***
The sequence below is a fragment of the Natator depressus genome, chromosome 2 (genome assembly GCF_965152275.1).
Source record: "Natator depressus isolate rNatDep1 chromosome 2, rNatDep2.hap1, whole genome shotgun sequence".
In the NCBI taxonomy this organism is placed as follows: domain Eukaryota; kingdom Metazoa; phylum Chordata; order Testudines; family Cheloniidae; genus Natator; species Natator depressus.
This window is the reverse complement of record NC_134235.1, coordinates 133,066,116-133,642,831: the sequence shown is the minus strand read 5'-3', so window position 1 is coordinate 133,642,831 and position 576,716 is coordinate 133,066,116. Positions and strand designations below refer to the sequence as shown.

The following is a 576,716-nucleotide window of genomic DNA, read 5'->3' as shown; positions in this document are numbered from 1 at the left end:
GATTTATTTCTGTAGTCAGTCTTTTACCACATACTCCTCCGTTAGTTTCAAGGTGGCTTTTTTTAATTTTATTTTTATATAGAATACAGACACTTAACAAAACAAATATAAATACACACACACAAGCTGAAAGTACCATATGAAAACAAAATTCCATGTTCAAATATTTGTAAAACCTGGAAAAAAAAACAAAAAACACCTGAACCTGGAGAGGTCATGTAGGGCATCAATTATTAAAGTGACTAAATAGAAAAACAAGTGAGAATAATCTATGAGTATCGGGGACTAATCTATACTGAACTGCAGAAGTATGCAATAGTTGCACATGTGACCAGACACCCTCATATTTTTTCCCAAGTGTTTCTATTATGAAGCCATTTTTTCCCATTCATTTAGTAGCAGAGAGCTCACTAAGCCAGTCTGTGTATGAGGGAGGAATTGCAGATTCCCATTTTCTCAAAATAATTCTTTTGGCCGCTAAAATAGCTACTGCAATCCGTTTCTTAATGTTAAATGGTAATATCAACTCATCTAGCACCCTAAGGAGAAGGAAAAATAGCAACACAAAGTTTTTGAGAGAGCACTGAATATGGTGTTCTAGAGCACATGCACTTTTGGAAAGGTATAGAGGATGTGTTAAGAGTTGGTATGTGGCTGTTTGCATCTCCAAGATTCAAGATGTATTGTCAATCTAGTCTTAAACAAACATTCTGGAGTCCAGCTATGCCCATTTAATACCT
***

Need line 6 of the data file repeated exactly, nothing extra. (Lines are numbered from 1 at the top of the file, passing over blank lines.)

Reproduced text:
GATTTATTTCTGTAGTCAGTCTTTTACCACATACTCCTCCGTTAGTTTCAAGGTGGCTTTTTTTAATTTTATTTTTATATAGAATACAGACACTTAACAAAACAAATATAAATACACACACACAAGCTGAAAGTACCATATGAAAACAAAATTCCATGTTCAAATATTTGTAAAACCTGGAAAAAAAAACAAAAAACACCTGAACCTGGAGAGGTCATGTAGGGCATCAATTATTAAAGTGACTAAATAGAAAAACAAGTGAGAATAATCTATGAGTATCGGGGACTAATCTATACTGAACTGCAGAAGTATGCAATAGTTGCACATGTGACCAGACACCCTCATATTTTTTCCCAAGTGTTTCTATTATGAAGCCATTTTTTCCCATTCATTTAGTAGCAGAGAGCTCACTAAGCCAGTCTGTGTATGAGGGAGGAATTGCAGATTCCCATTTTCTCAAAATAATTCTTTTGGCCGCTAAAATAGCTACTGCAATCCGTTTCTTAATGTTAAATGGTAATATCAACTCATCTAGCACCCTAAGGAGAAGGAAAAATAGCAACACAAAGTTTTTGAGAGAGCACTGAATATGGTGTTCTAGAGCACATGCACTTTTGGAAAGGTATAGAGGATGTGTTAAGAGTTGGTATGTGGCTGTTTGCATCTCCAAGATTCAAGATGTATTGTCAATCTAGTCTTAAACAAACATTCTGGAGTCCAGCTATGCCCATTTAATACCT